Plugs

I stood amongst the cedar trees, my snowshoes caked with snow, listening and waiting.  I checked my weapons again, the icicle in my left, the sharpened peppermint stick in my right, making certain I had not cracked them without noticing.  This would be the final battle. There was not enough belief in the world for all of us.

I had tracked Grandfather Frost for miles before catching him by the shores of the Baltic. Hours we fought, before I finally knocked him down, then held his head under the surf until he finally grew still.  When I let go, he melted away, leaving only a faint scent of snow and gingerbread.

I made camp in the forest, but that night a sound woke me. I awoke to find a small present wrapped in silver and gold by my head.  I unwrapped it to find a lump of coal and a note: I SEE YOU.

I burned the coal and the note in my campfire. “Ho ho ho,” I whispered in the flickering light.  In the morning I traveled north. I knew where to find him.  It had come down to the two of us, as I had known it would all along.

Behind me I heard the sound of jingle bells.  I turned and there he was, blue eyes blazing above red robes.  “Kris,” he said with a wink.

I nodded back. “Nicholas.  I’ve got a present for you.”

As we charged, our laughter echoed in the forest.

In 1203, A.D., Pandora yawned and rolled aside the stone covering her box (well, coffin). A walk to Byzantine might do her good.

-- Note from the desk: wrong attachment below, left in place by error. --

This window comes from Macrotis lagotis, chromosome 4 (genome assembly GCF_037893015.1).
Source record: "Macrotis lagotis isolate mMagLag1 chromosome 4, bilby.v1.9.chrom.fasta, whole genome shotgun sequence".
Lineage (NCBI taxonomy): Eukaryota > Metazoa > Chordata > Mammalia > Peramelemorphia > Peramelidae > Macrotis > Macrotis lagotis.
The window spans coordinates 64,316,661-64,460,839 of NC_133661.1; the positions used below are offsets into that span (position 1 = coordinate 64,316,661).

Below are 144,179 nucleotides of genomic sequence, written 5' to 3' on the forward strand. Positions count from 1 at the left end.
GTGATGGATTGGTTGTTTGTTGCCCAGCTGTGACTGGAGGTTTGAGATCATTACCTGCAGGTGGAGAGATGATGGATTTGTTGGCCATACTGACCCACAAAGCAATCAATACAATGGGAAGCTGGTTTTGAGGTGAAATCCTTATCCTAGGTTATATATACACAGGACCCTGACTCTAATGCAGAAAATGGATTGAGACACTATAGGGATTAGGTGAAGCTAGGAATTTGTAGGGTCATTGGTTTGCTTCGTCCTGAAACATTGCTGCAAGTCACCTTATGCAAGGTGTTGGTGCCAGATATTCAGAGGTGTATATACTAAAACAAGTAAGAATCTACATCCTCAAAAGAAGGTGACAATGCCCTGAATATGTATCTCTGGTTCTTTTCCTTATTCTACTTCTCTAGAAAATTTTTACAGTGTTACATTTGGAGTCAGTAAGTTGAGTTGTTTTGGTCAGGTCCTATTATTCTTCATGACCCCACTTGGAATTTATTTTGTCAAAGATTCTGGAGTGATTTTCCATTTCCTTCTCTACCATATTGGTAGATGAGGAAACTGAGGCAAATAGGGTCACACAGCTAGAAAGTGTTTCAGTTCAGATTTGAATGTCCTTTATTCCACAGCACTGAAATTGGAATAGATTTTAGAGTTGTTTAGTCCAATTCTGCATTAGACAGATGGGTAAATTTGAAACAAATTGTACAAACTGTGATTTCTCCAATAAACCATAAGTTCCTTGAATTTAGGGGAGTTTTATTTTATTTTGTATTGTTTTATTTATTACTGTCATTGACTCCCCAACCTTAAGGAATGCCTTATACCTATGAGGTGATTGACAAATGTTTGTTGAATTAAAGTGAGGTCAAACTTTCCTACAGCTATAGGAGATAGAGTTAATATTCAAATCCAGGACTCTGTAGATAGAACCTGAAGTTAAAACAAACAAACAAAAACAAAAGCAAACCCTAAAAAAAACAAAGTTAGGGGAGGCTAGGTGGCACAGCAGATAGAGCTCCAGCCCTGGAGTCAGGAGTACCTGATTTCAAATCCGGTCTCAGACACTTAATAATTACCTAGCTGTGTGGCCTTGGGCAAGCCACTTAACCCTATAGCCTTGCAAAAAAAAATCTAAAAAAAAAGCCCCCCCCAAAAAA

Her feet grew sore from walking, so she rubbed her tootsies by the gently lapping shores of Stone Lake–which, despite its name, was not a lake of stones but one of water. Dusk had fallen when she spotted knights in shining armor, rowing toward the palace docks. A hundred boats, at least.
She whistled shrilly. “Fishermen!” She waved.
“Shh! Keep it down!” one whispered, motioning his axe to emphasize.
Their chivalry did not impress her though the palace guard had waved at her atop his Byzantine wall. But, employed, he lacked the necessary gondola.
She wouldn’t let those Sunday boaters get away with skimping on their manners. “Over here!”
A knight looked at the guard (who sighed at the female), shot an arrow through the guard’s poor pounding heart, and told Pandora, “We will pick you up if you will shut your trap.”
Pandora clapped her hands. She’d never played a game of catch the castle.
On the other side, she let herself be lifted out the boat and on the dock. She ran beside them as they clattered down the corridor. Somehow the residents were not surprised to see them. She gave pointers, helping knights to better slash and gouge. One knight paused to grab her by the shoulders. “This is not the time to play. When we go forward, you go back, lest one of us fortuitously lop your head off.”
“Aw, shucks,” she said and shuffled to the water gardens.
Someone yelled, “We’ve got the emperor!”
Pandora, skipping rocks into the pool, was roughly whipped around. “Who are you?” asked a handsome Byzantine. “You don’t belong here. Tell me where you come from.”
“From going to and fro across the earth.”
His face was horrified. “Miss Fortune!” Maybe he’d have plunged her in the pool, but from a window, cheers arose, which made her glum–their having fun without her.
“The knights have seized the emperor,” she said.